‘PNG has always offered tremendous potential for growth pretty much in all sectors’

Jul 20, 2023 | Blog, News

Pacific Foam Chairman Nihal Shah, who is also Vice Chairman of the APNGBC.

The Pacific Foam Group has been operating in Papua New Guinea for the past 45 years and has grown with the country’s economic growth. As part of a series of featuring Australia Papua New Guinea Business Council (APNGBC) member profiles, APNGBC newsletter editor Dev Nadkarni exclusively interviewed Nihal Shah, Chairman of Pacific Foam Group, who is also the Vice President of APNGBC. The Group also owns ColorPak Limited, a leading supplier in PNG of a wide range of packaging products and solutions. Nihal speaks about Pacific Foam’s story in PNG, its growth, the challenges it has had to negotiate and the company’s outlook for the future.

Please tell us about the Pacific Foam Group. When did the journey begin in PNG?
The Pacific Foam Group is part of a multinational family-owned group of companies involved in various manufacturing and trading sectors across Africa, North America, the UK, UAE, India, Hong Kong, Australia and Papua New Guinea. The third and fourth generations of the family now oversee the various operations. It first started its operations in PNG over 45 years ago on 24 April 1978 with the investment in its first PU foam manufacturing plant in Lae.

How has the company contributed to economic growth in PNG and the Pacific, and how has the company, in turn, grown with this economic growth?
Early in its more than 45-year history, the Group expanded its manufacturing footprint to Port Moresby with the second manufacturing plant and thereafter progressively diversified its product range from the foam mattresses that it is still well recognised for, to wooden and upholstered furniture, spring mattresses, soft furnishings and flooring products. It also distributes a variety of complementary office, metal, leather, plastic and outdoor furniture products, other household products and a comprehensive range of flexible packaging products (through Colorpak, its subsidiary packaging business). The Group’s PNG operations have positively contributed to offering meaningful employment and skills training to many thousands of PNG citizens over two generations and continues to do so.

What have been some of the challenges faced in working in the Pacific Islands region compared to Australia and NZ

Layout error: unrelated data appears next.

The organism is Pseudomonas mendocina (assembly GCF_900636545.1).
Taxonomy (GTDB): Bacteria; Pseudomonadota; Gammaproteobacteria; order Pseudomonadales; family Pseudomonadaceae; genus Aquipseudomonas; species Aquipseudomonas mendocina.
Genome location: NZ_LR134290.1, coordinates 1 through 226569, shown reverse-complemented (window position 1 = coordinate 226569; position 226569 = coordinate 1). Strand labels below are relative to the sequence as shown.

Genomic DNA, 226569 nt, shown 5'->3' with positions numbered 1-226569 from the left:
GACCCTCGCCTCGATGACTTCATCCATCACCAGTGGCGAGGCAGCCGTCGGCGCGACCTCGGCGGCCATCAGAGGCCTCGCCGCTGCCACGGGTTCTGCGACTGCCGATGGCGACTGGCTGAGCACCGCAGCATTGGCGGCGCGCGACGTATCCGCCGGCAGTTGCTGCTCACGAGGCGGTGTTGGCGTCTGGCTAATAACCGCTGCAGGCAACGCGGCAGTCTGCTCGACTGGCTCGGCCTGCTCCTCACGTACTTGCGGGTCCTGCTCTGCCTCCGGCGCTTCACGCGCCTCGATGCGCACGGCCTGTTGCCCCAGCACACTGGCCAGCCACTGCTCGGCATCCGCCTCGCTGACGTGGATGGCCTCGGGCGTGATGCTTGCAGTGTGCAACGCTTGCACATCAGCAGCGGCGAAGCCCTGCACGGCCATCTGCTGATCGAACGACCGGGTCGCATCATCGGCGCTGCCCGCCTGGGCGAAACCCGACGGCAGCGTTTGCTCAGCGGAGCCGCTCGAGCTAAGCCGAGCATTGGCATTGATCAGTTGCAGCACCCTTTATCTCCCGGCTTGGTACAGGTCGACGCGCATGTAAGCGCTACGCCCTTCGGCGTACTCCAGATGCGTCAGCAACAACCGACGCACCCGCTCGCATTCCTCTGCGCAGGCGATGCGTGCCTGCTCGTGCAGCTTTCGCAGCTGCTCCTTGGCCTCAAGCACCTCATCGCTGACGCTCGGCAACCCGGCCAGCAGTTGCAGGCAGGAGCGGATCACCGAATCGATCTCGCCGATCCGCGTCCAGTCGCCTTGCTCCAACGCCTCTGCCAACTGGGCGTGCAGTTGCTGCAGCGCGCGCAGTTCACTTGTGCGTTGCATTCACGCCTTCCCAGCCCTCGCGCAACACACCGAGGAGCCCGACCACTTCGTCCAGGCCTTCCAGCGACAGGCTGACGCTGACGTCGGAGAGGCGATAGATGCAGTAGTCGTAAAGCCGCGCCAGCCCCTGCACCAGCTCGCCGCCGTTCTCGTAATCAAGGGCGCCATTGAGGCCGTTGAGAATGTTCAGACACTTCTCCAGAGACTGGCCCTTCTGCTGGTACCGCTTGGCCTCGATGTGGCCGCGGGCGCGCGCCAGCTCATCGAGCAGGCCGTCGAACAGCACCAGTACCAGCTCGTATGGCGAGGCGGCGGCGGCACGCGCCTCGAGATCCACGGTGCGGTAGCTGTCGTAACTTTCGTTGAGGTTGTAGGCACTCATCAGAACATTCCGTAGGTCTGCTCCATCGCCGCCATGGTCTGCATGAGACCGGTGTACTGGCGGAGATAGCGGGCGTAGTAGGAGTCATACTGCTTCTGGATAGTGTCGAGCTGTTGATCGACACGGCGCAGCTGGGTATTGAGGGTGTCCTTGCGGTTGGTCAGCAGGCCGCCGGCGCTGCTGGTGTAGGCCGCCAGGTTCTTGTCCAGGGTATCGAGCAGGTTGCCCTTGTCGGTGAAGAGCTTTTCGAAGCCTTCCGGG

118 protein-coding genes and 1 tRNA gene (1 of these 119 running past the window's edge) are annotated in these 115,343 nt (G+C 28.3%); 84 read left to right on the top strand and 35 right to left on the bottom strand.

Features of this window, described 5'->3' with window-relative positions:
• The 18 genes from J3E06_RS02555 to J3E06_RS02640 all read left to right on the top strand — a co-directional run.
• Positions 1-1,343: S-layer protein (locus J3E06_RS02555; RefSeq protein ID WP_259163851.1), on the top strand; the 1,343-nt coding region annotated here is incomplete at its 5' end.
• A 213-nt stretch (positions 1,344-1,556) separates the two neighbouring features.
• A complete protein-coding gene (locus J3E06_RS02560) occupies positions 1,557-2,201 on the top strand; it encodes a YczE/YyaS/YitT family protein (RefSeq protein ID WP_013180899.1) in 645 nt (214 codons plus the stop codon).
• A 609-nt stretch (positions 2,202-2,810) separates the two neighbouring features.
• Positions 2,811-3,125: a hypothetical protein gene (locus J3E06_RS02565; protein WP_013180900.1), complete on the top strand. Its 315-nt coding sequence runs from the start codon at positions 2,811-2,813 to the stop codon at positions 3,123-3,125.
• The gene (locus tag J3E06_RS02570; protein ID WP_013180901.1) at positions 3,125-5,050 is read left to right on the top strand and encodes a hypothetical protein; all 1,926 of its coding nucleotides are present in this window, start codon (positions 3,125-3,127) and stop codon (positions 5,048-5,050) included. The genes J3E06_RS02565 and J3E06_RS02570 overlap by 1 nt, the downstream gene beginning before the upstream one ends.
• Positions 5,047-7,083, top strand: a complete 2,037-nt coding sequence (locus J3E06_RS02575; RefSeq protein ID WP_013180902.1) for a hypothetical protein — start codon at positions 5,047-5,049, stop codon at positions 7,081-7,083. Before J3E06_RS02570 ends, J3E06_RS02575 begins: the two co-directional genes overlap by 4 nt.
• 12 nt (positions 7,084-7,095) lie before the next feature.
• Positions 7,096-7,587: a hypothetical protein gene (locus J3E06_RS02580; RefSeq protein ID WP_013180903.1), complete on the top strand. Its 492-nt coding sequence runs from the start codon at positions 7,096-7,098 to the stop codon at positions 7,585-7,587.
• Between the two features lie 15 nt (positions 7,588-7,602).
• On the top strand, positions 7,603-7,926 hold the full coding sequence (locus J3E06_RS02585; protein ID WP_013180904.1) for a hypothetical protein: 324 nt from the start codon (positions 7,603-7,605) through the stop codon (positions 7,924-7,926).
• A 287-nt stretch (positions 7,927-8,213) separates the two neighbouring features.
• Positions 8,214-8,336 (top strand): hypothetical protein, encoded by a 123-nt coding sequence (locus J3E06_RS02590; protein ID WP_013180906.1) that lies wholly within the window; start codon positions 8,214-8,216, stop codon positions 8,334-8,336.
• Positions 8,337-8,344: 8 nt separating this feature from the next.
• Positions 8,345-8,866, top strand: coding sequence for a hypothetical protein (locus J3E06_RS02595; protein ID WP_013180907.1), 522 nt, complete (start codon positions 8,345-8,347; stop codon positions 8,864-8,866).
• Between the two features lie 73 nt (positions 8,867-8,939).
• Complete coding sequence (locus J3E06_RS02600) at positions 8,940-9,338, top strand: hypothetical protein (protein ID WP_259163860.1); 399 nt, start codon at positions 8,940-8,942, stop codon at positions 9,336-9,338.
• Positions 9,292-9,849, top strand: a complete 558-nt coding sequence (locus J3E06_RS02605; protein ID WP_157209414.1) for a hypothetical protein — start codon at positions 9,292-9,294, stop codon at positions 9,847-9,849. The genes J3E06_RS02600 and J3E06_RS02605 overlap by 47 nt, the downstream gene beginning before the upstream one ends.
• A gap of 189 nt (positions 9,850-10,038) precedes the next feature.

The challenges are many…! But the key ones to highlight particularly from a manufacturer’s perspective are the ongoing lack of adequate enabling infrastructure (power, roads, ports, telecommunications) and also the high cost of essential services as compared to comparable global equivalents, in for instance power, shipping, telecoms, travel, rents, security.

Is Pacific Foam Group involved in Corporate Social Responsibility (CSR) initiatives in PNG?
We support a number of CSR activities though generally prefer to stay under the radar – cancer relief, charitable drives for equipment in schools and hospitals and various disaster relief initiatives

How did your company negotiate the difficult period of the pandemic and the supply chain challenges that ensued
That was a tough time, but we supported our staff with the provision of appropriate PPE and other safe working initiatives as well as encouraging vaccination – we are proud that our workforce achieved 100% vaccination (2 doses). We had great support from our long-term key suppliers and our staff stepped up to work with agility and nimbleness. While there were clear challenges in securing raw material supplies and other imported components, our customer base also supported us well by taking up import-replacement opportunities that we were able to ramp up from our local manufacturing facilities

What is your outlook for business in PNG and the Pacific in the near to medium term? What are the most concerning challenges?
I am guardedly optimistic for the PNG economy in the medium term – PNG has always offered tremendous potential for growth in our sector but pretty much in all sectors. However, this has often been significantly muted by the operational challenges already mentioned above. If just some of the basics such as consistent and reliable power supply, freely available foreign exchange supplies and reliable and competitively priced telecommunications could be delivered by the PNG government, I have no doubt that one would see a tremendous lift in new investments and consequential growth in the local economy leading to meaningful growth in employment opportunities for the people and higher taxation revenues for the government which in turn would lift the delivery of medical, education and other essential facilities for PNG’s future generations

Your thoughts on the forthcoming Fiji Business Forum (August) and the Infrastructure Conference (Sept)…
These are great events for bringing like-minded people together and which hopefully lead to real opportunities being brought to fruition in the Pacific.